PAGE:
Following guilty verdict, thoughts turn to Marathon victims

Following guilty verdict, thoughts turn to Marathon victims

PHILADELPHIA -- The news that Dzhokhar Tsarnaev was found guilty Wednesday on 30 counts of murder for the 2013 Boston Marathon bombing was welcome in the Red Sox's clubhouse. But the announcement was also met with plenty of empathy for the families of the victims, who are still reeling from the tragedy.

"Obviously for the victims and the families, I think that brings a little closure to the situation," said right fielder Shane Victorino. "Obviously we feel for them, and still to this day. I'm very happy that was the verdict, he was found guilty. Obviously the sentencing on what is going to happen hasn't been made, but I think for me it's a happy day in regards to finding this individual who committed this sinful and evil act guilty of all the charges he was charged with."

The Red Sox played a role in helping the community recover from the tragedy and embraced the "Boston Strong" theme that marked their championship season in 2013.

"I think any time you think about what transpired in '13, you always think about the victims first," said manager John Farrell. "There's still been a strong connection between the Red Sox and those who have suffered. That recovery is still ongoing and there's still been a lot of connection with those that were victims of the bombing. As it relates to the verdict, I guess the best way to say it is that justice has been served."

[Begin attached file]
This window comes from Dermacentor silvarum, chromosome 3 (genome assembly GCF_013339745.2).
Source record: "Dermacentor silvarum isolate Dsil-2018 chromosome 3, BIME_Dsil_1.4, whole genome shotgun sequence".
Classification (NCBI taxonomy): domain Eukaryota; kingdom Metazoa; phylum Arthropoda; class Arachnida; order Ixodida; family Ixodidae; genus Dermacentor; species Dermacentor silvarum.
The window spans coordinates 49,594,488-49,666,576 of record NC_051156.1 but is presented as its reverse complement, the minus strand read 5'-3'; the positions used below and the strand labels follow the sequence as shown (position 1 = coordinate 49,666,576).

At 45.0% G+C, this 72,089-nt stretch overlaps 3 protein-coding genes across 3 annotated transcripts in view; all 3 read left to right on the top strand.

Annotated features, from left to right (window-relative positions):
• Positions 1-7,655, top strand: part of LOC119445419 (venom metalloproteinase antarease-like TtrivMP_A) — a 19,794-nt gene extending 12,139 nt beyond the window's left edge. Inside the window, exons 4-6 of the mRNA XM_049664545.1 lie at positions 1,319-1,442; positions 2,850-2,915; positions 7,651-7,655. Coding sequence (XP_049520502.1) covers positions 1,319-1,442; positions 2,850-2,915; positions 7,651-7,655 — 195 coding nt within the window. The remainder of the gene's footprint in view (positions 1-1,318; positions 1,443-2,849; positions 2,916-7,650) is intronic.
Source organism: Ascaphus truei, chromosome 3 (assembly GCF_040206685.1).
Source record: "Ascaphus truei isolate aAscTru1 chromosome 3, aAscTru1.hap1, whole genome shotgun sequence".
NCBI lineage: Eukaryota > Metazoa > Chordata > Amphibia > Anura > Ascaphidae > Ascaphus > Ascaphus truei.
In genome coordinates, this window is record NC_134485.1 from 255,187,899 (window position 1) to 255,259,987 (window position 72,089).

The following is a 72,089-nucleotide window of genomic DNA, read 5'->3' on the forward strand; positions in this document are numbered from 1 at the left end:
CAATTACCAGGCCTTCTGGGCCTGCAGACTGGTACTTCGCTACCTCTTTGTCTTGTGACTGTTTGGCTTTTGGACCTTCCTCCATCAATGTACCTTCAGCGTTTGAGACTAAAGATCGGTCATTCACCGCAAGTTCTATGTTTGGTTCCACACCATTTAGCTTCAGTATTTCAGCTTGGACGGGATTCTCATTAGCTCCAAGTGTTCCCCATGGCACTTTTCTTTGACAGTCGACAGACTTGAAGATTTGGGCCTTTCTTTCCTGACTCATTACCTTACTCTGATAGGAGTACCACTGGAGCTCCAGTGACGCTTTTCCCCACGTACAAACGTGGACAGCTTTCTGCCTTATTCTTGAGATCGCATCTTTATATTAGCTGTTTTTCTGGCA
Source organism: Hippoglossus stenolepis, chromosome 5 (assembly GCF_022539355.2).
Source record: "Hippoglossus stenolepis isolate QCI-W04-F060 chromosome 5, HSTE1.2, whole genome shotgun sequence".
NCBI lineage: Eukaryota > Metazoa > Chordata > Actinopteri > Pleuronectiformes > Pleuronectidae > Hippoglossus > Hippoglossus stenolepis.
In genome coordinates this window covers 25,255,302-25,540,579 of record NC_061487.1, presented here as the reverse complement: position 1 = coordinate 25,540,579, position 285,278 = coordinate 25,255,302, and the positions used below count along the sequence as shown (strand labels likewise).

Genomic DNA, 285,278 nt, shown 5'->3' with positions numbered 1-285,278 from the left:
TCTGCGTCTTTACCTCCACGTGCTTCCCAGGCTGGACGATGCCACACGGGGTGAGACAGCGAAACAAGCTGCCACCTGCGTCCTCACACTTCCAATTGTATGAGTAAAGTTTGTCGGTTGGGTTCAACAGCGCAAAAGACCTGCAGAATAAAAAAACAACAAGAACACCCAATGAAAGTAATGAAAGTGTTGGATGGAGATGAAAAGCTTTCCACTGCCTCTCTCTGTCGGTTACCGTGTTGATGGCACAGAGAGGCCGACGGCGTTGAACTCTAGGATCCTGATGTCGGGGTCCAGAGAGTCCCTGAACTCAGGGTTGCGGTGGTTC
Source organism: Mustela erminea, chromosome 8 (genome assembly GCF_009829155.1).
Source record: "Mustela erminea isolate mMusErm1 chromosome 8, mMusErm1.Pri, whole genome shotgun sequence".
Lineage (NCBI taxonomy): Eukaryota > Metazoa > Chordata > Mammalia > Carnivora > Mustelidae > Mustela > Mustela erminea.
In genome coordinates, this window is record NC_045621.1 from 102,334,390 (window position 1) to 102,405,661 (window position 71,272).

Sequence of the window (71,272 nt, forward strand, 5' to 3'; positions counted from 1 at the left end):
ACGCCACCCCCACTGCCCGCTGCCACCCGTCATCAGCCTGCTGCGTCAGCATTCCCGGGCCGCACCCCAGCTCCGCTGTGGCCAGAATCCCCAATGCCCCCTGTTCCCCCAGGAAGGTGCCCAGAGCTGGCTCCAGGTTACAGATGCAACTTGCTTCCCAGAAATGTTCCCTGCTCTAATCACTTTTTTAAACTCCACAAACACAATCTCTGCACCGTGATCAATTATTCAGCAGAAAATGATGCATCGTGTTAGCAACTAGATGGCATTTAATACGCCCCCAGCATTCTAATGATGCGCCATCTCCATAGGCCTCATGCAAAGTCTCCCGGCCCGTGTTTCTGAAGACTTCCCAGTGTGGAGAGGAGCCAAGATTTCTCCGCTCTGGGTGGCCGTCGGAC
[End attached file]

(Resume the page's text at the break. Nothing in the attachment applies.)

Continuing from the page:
Slugger David Ortiz reached iconic status in Boston the first home game after the bombing with his heart-felt speech to the fans at Fenway that included an expletive that even the FCC didn't have an issue with.

"What I said that day was how I feel," said Ortiz. "I'm an emotional person. We were going through some struggles. We've just got to live with the consequence. The [guilty verdict], it's not going to bring those people who lost their lives back."

"Probably just a credit to our judicial system," said lefty reliever Craig Breslow. "I believe justice was served. Without knowing too many intimate details, it probably makes sense just to leave it at that. We saw the way police officers were mobilized, and were supported and were able to do an incredible job tracking down the guilty people. And ultimately I feel like it's a great day for everyone who was affected. I think it's also important we recognize that this doesn't change the devastating tragedy."

Ian Browne is a reporter for MLB.com. Read his blog, Brownie Points, and follow him on Twitter @IanMBrowne. This story was not subject to the approval of Major League Baseball or its clubs.